Training manual for solidworks 2003/2004

Are there any after market books available, that are worth the paper they are printed on, to teach me everything about solidworks
2003/2004? I am especially interested in consumer/industrial design, including surface and injection molded part design. Any ideas will be greatly appreciated. My VAR always offers only misdirected, expensive, training classes. Thanks for the help.
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The best one I have found is, "Inside Solidworks 2003", by David Murray. ISBN 1-4018-0510-8 This book covers everything you have asked for.

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What is cost of this book??
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"Has the author read his own book? The book is very vague and is filled with areas that are not correct. I have been using SolidWorks for over 3 years. This is the worst book that I have ever bought. There are a lot of good SolidWorks books out there, this is not one of them."
"Why did he write a 2002 book and called it a 2003 book. Where is the CD to help new uers? There are menu and command updates from 2002 to 2003 that he does not address."
"I would like to tell the author, with 880 pages, quantity does not mean quality."
"Not even for free"
"I obtained a copy of this book for free. I read the reviews: "This book is full of errors when it comes to SolidWorks 2003".
"One feels the author was too lazy to create a real world set of examples and instead loves to hear himself expound on his CAD knowledge (which sadly is very faulty)".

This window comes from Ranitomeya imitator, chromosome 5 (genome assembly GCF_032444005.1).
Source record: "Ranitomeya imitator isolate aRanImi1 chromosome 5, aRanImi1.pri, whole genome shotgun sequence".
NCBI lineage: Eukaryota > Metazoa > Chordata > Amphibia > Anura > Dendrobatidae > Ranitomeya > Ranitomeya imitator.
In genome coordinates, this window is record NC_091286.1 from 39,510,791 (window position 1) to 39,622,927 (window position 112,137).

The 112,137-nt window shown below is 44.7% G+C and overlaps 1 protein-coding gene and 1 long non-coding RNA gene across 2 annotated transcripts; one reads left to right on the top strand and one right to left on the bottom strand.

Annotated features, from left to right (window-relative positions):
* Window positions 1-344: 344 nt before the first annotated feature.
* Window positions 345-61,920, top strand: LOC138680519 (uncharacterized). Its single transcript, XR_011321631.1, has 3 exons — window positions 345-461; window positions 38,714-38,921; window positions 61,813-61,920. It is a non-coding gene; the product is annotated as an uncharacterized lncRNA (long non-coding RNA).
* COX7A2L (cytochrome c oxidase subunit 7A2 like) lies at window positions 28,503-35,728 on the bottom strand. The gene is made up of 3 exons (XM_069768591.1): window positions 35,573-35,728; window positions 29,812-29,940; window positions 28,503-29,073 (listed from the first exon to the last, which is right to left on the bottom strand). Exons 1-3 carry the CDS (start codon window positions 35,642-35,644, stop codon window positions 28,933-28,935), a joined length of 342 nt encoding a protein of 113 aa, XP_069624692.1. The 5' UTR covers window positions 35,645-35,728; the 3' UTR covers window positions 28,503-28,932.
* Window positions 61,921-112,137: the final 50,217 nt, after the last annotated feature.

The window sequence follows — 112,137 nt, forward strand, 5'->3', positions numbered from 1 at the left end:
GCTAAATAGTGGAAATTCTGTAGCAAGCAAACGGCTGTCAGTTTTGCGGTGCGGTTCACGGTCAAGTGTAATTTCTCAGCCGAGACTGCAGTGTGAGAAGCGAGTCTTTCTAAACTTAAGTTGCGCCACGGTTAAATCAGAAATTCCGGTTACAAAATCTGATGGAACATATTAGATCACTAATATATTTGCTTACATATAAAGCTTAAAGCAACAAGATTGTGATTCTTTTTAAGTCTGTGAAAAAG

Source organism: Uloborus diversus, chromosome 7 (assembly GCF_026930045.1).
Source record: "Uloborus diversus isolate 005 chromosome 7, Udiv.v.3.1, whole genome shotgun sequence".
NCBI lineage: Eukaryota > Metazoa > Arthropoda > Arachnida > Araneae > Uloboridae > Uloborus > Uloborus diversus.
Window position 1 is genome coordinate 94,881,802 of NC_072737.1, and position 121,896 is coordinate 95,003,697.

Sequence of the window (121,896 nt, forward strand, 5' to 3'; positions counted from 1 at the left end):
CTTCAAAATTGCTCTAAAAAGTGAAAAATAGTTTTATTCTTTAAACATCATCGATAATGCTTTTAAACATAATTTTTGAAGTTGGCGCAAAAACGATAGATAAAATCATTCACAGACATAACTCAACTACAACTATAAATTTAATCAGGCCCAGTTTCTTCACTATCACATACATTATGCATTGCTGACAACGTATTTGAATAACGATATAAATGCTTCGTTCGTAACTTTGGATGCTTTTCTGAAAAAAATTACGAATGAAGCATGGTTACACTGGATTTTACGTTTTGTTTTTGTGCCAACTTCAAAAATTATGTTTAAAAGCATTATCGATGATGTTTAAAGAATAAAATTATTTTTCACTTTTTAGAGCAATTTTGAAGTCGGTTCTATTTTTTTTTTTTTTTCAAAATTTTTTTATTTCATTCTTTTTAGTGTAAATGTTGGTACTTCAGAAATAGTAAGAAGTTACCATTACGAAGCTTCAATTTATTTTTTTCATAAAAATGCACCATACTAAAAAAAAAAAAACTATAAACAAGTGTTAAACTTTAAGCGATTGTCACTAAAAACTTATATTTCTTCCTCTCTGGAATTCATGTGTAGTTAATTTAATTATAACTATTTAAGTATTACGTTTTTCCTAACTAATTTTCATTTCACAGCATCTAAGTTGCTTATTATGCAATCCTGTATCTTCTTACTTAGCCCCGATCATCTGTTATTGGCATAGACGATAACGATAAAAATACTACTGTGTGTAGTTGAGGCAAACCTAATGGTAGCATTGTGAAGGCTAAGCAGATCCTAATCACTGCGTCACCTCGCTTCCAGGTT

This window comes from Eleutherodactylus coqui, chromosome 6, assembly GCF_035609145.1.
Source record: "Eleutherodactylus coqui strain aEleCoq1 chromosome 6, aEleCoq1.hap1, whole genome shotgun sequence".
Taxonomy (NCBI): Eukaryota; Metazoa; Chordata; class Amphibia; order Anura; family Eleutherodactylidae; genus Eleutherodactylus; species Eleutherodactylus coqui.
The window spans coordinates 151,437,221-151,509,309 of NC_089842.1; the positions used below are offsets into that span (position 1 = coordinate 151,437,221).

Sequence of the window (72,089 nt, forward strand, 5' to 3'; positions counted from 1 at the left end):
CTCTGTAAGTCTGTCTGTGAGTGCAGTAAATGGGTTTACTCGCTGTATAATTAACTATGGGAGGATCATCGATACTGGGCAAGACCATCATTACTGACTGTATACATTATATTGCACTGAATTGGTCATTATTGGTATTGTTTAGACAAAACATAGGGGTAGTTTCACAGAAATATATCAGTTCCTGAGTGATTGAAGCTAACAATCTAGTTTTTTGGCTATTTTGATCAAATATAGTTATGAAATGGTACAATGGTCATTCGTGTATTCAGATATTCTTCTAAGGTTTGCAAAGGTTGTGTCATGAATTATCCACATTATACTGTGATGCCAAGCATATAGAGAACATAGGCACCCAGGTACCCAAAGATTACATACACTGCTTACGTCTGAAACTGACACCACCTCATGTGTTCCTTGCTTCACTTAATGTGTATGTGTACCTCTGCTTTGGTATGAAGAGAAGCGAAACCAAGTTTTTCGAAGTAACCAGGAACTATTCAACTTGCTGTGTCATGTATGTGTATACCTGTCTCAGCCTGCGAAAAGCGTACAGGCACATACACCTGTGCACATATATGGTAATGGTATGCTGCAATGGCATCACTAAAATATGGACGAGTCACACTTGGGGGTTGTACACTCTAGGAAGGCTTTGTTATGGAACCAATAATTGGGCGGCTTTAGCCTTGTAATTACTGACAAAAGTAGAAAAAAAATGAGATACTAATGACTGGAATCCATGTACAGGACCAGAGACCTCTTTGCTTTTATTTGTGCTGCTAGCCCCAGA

"Why do people buy a book like this"?
"But, it was free. I know now why the person gave me the book... It was not worth the time I spent looking through it. Do not make the same mistake I did. This was not a helpful or useful book."
" Not a good book. Why do people buy it?"
"Why do people buy a book like this? This was not a helpful or useful book. I wanted to learn design and software techniques using Solidworks. This book skips back and forth, is very vague in most areas and is filled with software errors. Is this a 2003 book? Someone should tell me he needs to update his software. You need to read the book cover to cover to obtain some information."
"Look elsewhere to find a more user friendly book that you can pick up and be productive. I am very surprise that he has sold as many books as he has. I guess people are not that smart, "including me". "
"If you are looking for a balanced introduction to SolidWorks, for a reference guide, or for a genuinely application-oriented view of SolidWorks, look elsewhere."
"Engineers are lousy authors. David Murray is an engineer. He may be a great teacher in front of a classroom - where he has the opportunity to explain and illustrate his point in great detail - but he does not get the job done in a book."
"After working through this book it appears to me to be an update of an earlier version. My guess is that he has done little more than change the name to address the 2003 version of SolidWorks. His motive? Sell more books!"